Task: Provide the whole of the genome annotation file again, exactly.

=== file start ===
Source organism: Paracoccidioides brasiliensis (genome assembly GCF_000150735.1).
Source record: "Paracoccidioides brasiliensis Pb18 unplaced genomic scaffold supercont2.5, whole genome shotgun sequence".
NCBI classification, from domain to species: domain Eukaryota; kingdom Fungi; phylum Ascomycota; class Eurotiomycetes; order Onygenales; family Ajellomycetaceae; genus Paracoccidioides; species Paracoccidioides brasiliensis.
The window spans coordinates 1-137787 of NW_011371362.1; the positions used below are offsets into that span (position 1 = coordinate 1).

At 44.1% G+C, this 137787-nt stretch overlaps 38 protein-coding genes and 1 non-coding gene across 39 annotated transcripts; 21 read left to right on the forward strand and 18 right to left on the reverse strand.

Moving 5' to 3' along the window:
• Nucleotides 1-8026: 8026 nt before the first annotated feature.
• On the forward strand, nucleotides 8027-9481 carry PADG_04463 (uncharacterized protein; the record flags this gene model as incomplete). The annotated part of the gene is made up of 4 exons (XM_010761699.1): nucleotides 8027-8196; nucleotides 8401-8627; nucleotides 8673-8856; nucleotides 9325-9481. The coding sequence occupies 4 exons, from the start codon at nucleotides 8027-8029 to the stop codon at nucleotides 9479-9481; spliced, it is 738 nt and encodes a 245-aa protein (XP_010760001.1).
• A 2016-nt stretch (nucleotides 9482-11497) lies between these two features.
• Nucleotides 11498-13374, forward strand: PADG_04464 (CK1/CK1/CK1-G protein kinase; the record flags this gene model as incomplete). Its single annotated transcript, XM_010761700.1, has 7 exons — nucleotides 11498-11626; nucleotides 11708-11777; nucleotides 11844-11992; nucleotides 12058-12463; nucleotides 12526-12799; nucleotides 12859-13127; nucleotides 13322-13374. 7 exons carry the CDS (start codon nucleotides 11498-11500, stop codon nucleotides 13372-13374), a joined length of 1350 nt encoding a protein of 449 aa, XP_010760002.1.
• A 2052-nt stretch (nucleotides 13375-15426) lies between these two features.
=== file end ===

Source organism: Paracoccidioides brasiliensis (genome assembly GCF_000150735.1).
Source record: "Paracoccidioides brasiliensis Pb18 unplaced genomic scaffold supercont2.5, whole genome shotgun sequence".
NCBI classification, from domain to species: domain Eukaryota; kingdom Fungi; phylum Ascomycota; class Eurotiomycetes; order Onygenales; family Ajellomycetaceae; genus Paracoccidioides; species Paracoccidioides brasiliensis.
The window spans coordinates 1-137787 of NW_011371362.1; the positions used below are offsets into that span (position 1 = coordinate 1).

At 44.1% G+C, this 137787-nt stretch overlaps 38 protein-coding genes and 1 non-coding gene across 39 annotated transcripts; 21 read left to right on the forward strand and 18 right to left on the reverse strand.

Moving 5' to 3' along the window:
• Nucleotides 1-8026: 8026 nt before the first annotated feature.
• On the forward strand, nucleotides 8027-9481 carry PADG_04463 (uncharacterized protein; the record flags this gene model as incomplete). The annotated part of the gene is made up of 4 exons (XM_010761699.1): nucleotides 8027-8196; nucleotides 8401-8627; nucleotides 8673-8856; nucleotides 9325-9481. The coding sequence occupies 4 exons, from the start codon at nucleotides 8027-8029 to the stop codon at nucleotides 9479-9481; spliced, it is 738 nt and encodes a 245-aa protein (XP_010760001.1).
• A 2016-nt stretch (nucleotides 9482-11497) lies between these two features.
• Nucleotides 11498-13374, forward strand: PADG_04464 (CK1/CK1/CK1-G protein kinase; the record flags this gene model as incomplete). Its single annotated transcript, XM_010761700.1, has 7 exons — nucleotides 11498-11626; nucleotides 11708-11777; nucleotides 11844-11992; nucleotides 12058-12463; nucleotides 12526-12799; nucleotides 12859-13127; nucleotides 13322-13374. 7 exons carry the CDS (start codon nucleotides 11498-11500, stop codon nucleotides 13372-13374), a joined length of 1350 nt encoding a protein of 449 aa, XP_010760002.1.
• A 2052-nt stretch (nucleotides 13375-15426) lies between these two features.